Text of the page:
Pyongyang, North Korea: Tens of thousands of mourners packed Pyongyang's snowy main square yesterday to pay respects to late leader Kim Jong-il as North Korea tightened security in cities and won loyalty pledges from top generals for Kim's son and anointed heir.
Women held handkerchiefs to their faces as they wept and filed past a huge portrait of a smiling Kim Jong-il hanging on the Grand People's Study House, in the spot where a photograph of Kim's father, North Korean founder Kim Sung-il, usually hangs.
Kim died of a heart attack Saturday, according to state media, which reported his death on Monday.
A huge crowd of mourners converged on Kim Il-sung Square with traditional white mourning flowers in hand. The crowd grew throughout the day, even as heavy snow fell, and some mourners took off their jackets to shield mourning wreaths set up in Kim's honour, just below the spot where he stood last year waving to crowds at the massive military parade where he introduced his successor, Kim Jong-un.
Two medical workers rushed to carry away a woman who had fainted.
"We chose to come here to care for citizens who might faint because of sorrow and mental strain," Jon Gyong-song, 29, who works as a doctor in a Pyongyang medical centre, said. "The flow of mourners hasn't stopped since Tuesday night."
South Korean intelligence reports, meanwhile, indicated yesterday that North Korea was consolidating power behind Kim's untested, 20-something son.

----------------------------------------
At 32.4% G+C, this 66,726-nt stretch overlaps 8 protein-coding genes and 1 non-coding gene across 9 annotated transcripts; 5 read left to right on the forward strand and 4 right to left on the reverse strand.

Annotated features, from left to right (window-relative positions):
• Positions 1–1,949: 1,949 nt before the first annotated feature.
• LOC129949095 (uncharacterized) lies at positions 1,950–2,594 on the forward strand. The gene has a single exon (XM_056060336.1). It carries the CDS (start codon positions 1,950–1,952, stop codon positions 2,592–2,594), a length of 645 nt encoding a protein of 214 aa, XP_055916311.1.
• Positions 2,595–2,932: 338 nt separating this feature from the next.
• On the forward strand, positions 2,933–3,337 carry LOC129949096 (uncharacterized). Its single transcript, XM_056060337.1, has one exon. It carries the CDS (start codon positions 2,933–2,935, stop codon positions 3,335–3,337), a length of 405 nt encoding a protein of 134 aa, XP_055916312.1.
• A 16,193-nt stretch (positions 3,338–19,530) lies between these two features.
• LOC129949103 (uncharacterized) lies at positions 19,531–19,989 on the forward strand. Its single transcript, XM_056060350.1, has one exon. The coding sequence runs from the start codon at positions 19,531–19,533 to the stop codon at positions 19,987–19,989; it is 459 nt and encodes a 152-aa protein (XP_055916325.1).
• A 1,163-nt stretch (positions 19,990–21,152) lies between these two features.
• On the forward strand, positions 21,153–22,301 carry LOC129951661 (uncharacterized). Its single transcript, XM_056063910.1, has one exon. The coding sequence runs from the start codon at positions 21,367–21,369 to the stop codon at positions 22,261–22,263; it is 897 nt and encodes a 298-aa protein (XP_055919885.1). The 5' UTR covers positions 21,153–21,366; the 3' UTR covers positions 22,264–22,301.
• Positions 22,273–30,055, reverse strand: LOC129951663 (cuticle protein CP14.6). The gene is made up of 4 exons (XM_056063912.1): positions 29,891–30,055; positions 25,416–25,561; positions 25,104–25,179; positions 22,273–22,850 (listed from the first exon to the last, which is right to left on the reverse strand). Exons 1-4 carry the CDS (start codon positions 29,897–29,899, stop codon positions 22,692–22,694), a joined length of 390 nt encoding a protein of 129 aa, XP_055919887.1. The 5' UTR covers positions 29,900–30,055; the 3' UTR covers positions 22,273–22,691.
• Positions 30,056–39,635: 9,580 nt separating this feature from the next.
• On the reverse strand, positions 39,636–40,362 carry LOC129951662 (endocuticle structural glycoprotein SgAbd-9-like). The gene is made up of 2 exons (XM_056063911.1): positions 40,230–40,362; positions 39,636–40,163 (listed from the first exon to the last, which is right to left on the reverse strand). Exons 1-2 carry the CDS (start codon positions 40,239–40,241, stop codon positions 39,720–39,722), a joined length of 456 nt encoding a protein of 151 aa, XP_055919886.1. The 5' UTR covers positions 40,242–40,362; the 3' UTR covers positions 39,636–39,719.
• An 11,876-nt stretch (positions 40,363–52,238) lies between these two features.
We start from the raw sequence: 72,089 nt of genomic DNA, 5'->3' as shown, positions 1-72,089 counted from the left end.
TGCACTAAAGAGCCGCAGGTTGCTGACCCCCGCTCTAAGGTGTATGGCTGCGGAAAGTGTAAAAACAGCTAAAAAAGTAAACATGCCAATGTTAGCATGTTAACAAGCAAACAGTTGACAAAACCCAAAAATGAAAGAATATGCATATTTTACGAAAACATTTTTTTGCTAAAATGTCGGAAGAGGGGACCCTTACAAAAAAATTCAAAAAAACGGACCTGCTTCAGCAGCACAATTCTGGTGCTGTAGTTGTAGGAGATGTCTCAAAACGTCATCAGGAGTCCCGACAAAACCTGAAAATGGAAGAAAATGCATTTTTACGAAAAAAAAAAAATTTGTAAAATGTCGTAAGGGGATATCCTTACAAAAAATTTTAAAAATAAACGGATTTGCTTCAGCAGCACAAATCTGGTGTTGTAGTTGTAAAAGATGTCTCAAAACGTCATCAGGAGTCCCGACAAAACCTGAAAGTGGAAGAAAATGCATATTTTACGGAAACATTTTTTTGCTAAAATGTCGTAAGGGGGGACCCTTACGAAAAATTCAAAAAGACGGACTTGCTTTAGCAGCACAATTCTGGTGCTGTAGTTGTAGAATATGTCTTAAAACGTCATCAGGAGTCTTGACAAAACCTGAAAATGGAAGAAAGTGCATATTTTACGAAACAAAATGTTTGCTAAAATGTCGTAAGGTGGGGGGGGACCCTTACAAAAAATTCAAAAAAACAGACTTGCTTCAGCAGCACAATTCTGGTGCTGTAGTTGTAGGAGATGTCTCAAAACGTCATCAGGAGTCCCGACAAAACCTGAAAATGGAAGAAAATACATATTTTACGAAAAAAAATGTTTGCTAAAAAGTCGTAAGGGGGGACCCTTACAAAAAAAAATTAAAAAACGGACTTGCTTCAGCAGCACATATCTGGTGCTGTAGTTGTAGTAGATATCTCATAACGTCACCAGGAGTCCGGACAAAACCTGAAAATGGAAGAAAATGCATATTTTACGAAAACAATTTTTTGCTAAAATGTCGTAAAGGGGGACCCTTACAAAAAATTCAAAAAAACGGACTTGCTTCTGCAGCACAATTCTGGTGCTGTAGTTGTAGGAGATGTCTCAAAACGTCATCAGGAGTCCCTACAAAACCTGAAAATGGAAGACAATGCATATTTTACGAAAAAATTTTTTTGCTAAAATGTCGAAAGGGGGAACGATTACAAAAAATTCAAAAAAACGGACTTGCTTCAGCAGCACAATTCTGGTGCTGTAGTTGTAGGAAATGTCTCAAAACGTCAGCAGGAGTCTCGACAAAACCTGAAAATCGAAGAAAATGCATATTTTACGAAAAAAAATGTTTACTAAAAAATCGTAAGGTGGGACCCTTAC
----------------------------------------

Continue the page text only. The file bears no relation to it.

Worries around Northeast Asia have risen sharply as Kim rises to power in a country with a 1.2-million troop military, ballistic missiles and an advanced nuclear weapons development programme.
South Korea has put its military on high alert. In another sign of border tension, Chinese boatmen along a river separating North Korea and China said that North Korean police have ordered them to stop giving rides to tourists, saying they will fire on the boats if they see anyone with cameras.
Along the Koreas' border, the world's most heavily armed, South Korean activists and defectors launched giant balloons containing tens of thousands of propaganda leaflets, a move likely to infuriate the North. Some of the leaflets opposed a hereditary transfer of power in North Korea. Some showed graphic pictures of former Libyan leader Muammar Gaddafi's battered corpse and described his gruesome death. Seoul's National Intelligence Service believes the North is now focused on consolidating the younger Kim's power and has placed its troops on alert.